Tuesday 24 November 2015

On White Ribbon Day, the Australian Human Rights Commission calls on all Australians to commit to ending violence against women and children.

Commission President Professor Gillian Triggs said the national campaign is an important reminder of the need to eliminate violence against women.

“Violence against women is a horrible violation of human rights and an unacceptable societal issue that needs to be addressed,” Professor Triggs said.

“In Australia, it is estimated that at least one woman is killed by her current or former partner every week, often after a history of domestic and family violence. It is also estimated that 17% of women have experienced violence from a current or former partner since the age of 18.”

The Aboriginal and Torres Strait Islander Social Justice Commissioner Mick Gooda, and the Race Discrimination Commissioner, Dr Tim Soutphommasane, are ambassadors of the White Ribbon Day campaign.

Commissioner Gooda said the campaign was about men standing up against gender violence and supporting their mates to do the same.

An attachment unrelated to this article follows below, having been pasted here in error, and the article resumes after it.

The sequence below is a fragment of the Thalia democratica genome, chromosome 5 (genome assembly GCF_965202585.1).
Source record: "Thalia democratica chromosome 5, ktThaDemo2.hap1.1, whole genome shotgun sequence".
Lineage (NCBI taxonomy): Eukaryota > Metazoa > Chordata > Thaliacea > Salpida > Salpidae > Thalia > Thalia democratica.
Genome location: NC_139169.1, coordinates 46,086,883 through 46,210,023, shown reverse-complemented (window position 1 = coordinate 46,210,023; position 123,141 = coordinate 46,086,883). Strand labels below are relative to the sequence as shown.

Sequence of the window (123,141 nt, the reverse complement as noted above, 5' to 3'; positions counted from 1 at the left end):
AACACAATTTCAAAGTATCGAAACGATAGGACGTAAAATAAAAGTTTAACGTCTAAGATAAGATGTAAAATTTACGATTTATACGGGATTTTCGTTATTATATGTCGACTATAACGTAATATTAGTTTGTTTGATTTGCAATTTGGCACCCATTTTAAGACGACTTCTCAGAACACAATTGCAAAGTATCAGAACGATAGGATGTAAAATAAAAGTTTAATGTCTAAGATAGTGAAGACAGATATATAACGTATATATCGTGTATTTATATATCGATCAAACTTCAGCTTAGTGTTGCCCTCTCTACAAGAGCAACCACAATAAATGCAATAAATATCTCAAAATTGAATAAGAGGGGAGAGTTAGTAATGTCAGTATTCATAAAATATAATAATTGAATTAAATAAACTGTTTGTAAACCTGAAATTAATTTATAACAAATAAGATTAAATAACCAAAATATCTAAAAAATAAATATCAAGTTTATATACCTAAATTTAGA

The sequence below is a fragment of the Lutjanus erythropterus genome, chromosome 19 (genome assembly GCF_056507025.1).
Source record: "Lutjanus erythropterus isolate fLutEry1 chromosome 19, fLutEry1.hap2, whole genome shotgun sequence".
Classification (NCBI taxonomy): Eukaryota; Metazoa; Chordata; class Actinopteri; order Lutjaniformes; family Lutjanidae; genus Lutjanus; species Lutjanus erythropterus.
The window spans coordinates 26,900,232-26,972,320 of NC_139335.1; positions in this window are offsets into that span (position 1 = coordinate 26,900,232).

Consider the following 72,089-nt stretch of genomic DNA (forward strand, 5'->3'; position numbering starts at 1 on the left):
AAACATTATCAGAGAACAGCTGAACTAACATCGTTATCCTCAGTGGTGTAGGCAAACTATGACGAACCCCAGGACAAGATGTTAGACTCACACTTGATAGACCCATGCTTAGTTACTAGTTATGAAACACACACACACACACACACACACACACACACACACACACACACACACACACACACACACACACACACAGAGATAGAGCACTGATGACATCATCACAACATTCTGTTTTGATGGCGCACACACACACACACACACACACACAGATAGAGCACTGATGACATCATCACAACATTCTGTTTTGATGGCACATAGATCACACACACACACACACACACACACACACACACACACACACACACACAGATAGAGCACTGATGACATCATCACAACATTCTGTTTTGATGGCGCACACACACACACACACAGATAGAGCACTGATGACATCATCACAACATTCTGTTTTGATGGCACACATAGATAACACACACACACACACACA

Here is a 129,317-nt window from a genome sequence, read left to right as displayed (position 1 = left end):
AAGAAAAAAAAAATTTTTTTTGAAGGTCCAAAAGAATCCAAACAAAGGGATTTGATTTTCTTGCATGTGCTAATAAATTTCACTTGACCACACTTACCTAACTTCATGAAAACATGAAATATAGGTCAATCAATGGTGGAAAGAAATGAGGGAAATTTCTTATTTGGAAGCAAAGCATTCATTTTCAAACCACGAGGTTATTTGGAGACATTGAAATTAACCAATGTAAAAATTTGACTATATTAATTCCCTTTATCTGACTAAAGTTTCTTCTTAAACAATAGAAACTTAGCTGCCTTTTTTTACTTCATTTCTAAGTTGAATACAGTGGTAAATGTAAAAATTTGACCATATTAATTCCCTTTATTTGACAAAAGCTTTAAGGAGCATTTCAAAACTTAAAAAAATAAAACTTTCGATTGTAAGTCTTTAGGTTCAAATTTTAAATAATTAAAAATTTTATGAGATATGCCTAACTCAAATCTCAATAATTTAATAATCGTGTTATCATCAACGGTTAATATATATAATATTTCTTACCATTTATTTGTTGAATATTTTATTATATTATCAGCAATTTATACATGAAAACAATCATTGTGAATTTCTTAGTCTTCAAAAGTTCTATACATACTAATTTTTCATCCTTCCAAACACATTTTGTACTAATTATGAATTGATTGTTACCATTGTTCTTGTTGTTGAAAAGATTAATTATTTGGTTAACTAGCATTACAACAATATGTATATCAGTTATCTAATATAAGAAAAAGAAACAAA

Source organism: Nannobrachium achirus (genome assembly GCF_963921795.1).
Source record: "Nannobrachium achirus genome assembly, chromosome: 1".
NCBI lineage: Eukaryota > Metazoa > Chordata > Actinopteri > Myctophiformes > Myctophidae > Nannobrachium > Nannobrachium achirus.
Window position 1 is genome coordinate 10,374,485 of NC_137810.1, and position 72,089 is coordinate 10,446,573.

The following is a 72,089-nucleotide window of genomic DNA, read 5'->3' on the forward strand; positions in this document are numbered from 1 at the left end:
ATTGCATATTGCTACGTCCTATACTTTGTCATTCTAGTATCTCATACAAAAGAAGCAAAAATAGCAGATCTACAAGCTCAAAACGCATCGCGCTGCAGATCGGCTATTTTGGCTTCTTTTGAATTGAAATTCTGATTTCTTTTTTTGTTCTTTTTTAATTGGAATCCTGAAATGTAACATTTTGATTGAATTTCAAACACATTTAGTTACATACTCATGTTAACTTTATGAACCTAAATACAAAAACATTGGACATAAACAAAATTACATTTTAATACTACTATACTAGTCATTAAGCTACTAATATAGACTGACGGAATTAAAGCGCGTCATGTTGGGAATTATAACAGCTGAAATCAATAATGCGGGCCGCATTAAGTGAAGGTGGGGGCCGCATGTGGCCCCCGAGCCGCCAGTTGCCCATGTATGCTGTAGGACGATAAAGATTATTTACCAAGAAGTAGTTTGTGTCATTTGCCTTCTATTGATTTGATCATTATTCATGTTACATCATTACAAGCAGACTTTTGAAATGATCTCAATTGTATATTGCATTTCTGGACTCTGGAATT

“I encourage Aboriginal and Torres Strait Islander communities to get behind the campaign, and call on respected male community members to provide leadership in this area,” Commissioner Gooda said.

“We need to change the attitudes of young boys and men within our communities and encourage respectful and safe relationships.”

Commissioner Soutphommasane said violence against women and children affects all communities across Australia, regardless of race or ethnic origin.

“We need an ongoing, concerted effort to ensure that all women and children are safe from violence," Commissioner Soutphommasane said.

Commissioner Soutphommasane said freedom from violence is a fundamental human right for all women and children.

“We need to do more as a society to educate men about the devastating impacts of violence against women and the stark realities of gender inequality in our society,” he said.

Visit the White Ribbon Day website for more information.

Photo: Flickr